A 10-year-old Pennsylvania girl recovering from two double lung transplants is expected to be released from the hospital this week, a spokeswoman for the girl’s family said Monday.
Tracy Simon said a final decision hasn’t been made on exactly when Sarah Murnaghan will leave Children’s Hospital of Philadelphia.
The Newtown Square girl with end-stage cystic fibrosis received the transplants earlier this summer after a federal judge intervened in her parents’ lawsuit challenging national transplant rules. Her case spurred a national debate over the process of getting organs.
Janet Murnaghan said Sunday that her daughter was taken off oxygen, although she still gets support from a machine that helps her to breathe, and has started to walk with the aid of a walker, even venturing outside.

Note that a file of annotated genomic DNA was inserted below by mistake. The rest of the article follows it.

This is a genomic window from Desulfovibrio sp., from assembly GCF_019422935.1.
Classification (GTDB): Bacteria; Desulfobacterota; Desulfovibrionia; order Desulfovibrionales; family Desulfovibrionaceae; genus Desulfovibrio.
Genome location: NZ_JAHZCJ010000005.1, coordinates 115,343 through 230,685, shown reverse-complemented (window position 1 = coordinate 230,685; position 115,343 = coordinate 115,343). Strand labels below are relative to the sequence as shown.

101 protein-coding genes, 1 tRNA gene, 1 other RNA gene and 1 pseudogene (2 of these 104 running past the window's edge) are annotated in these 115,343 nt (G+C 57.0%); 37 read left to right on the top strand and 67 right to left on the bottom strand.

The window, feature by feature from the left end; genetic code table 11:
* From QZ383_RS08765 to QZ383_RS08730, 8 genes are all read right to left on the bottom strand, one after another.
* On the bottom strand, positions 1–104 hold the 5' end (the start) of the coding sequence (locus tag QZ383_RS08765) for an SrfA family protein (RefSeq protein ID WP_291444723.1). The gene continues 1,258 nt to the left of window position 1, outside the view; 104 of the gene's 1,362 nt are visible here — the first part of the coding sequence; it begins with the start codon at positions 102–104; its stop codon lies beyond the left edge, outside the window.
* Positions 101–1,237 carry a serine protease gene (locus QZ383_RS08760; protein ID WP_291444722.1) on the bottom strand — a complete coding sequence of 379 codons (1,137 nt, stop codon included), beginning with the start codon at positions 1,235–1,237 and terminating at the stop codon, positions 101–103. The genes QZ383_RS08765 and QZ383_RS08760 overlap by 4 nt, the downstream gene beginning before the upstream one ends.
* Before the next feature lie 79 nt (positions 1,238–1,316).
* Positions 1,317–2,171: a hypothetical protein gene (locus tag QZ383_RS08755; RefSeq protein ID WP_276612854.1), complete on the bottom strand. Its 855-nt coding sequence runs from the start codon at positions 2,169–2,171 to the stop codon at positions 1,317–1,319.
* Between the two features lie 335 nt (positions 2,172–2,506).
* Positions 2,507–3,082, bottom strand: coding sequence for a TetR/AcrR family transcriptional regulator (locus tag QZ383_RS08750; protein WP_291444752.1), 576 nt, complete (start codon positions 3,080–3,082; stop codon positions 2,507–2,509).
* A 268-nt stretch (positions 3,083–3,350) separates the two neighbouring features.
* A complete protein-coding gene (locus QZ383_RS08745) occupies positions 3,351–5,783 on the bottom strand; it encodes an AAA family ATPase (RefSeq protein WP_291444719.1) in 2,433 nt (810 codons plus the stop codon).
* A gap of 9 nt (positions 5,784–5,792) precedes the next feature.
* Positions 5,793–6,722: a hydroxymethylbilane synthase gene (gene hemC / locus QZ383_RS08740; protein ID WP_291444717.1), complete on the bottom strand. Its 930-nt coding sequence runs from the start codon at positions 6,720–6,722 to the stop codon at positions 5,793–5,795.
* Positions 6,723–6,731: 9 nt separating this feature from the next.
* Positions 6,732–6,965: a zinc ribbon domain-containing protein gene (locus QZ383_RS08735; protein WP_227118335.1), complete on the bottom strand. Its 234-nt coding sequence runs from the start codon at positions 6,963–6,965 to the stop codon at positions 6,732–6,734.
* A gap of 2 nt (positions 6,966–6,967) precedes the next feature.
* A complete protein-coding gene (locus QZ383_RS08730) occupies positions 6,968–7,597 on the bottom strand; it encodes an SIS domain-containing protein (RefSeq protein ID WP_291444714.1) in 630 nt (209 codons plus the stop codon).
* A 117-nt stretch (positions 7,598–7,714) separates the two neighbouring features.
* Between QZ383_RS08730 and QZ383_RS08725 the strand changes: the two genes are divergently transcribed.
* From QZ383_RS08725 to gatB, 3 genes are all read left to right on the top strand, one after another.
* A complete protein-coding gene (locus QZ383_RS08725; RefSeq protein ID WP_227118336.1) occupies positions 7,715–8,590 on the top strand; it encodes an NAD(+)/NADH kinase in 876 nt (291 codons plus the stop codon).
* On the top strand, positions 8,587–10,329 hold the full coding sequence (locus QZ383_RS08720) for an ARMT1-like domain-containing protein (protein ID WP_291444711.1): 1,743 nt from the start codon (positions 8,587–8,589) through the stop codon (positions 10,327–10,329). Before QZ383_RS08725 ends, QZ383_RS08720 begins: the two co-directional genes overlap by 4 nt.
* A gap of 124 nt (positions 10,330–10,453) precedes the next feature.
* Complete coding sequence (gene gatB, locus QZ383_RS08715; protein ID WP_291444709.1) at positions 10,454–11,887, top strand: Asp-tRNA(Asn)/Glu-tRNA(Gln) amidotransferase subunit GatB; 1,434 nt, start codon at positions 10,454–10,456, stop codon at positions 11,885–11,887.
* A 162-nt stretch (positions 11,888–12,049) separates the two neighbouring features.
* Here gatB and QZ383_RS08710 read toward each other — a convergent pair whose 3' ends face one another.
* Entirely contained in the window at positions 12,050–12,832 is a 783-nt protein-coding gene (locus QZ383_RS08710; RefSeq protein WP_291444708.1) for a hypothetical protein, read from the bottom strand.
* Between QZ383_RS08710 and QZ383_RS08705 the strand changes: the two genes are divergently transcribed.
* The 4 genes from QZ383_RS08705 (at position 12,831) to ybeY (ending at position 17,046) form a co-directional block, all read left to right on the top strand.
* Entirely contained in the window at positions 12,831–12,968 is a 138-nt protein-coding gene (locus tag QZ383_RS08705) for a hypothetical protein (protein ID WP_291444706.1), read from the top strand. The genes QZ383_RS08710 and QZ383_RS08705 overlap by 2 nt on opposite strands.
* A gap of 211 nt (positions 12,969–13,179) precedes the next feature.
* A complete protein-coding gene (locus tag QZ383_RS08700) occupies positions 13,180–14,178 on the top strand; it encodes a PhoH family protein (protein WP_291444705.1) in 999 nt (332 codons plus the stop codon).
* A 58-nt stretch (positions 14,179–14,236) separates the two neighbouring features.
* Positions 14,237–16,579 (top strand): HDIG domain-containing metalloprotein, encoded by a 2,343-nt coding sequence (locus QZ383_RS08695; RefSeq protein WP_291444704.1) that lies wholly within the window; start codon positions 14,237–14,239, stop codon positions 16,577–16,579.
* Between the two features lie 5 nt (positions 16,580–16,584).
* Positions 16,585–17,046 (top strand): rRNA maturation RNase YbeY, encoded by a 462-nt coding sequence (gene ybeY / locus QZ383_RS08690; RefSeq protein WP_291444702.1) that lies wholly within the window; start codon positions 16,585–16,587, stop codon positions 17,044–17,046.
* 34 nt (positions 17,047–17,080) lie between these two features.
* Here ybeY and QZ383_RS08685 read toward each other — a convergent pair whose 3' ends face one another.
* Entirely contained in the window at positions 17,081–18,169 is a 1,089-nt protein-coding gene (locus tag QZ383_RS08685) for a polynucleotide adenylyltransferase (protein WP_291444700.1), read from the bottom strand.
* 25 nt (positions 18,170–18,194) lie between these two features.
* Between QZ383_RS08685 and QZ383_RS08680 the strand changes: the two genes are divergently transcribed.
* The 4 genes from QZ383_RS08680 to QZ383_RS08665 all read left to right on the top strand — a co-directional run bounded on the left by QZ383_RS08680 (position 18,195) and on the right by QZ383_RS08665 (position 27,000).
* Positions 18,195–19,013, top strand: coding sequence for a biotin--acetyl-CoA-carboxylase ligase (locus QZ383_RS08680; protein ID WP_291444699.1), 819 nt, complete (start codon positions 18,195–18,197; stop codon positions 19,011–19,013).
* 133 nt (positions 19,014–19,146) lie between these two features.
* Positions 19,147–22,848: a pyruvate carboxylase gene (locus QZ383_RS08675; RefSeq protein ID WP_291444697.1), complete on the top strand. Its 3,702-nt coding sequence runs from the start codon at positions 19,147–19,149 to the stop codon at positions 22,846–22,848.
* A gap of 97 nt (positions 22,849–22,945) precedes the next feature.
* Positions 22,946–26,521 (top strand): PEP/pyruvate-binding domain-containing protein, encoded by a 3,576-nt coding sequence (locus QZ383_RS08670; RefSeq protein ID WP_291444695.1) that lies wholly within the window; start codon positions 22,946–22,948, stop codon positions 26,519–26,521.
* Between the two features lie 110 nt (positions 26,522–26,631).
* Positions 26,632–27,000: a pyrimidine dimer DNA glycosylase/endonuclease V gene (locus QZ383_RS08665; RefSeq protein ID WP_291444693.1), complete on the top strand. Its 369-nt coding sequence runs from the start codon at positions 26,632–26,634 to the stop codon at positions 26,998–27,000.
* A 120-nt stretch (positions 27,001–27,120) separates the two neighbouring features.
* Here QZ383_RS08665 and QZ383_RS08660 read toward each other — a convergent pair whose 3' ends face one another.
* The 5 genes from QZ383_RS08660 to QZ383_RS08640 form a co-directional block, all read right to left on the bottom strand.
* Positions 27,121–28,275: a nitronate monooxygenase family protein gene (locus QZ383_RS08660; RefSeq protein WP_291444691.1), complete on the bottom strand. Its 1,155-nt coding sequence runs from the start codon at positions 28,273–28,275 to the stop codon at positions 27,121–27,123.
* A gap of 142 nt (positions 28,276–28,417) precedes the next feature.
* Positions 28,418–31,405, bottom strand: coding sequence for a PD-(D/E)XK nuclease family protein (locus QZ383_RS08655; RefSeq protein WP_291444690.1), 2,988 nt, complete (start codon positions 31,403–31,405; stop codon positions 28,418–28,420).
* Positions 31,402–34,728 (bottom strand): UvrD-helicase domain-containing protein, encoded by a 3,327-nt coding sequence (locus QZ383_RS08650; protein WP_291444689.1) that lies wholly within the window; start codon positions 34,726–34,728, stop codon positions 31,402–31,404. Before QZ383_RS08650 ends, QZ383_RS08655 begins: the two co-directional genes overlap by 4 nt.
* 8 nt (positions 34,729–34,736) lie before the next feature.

“My sister pointed out that today is our Mom’s birthday — she died 11years ago,” she posted Saturday on her Facebook page. “And today is the first day Sarah has not needed any supplemental oxygen. Miracles from heaven!!!”
Simon said Sarah’s recovery is now focused on building her muscle strength so she no longer has to use a breathing tube. She said Sarah recovered from a case of pneumonia that stemmed from the tube.
Sarah’s first set of adult lungs failed after a transplant June 12. A second set was transplanted three days later.
After her parents sued to change a national transplant policy that put her at the bottom of the adult list for patients 12 and older, the federal judge intervened and the Organ Procurement and Transplantation Network — the private nonprofit group that manages U.S. organ allocation — added Sarah to the adult list. The case raised questions among some health specialists and medical ethicists about how organ donation rules are developed and under what circumstances they might be disregarded.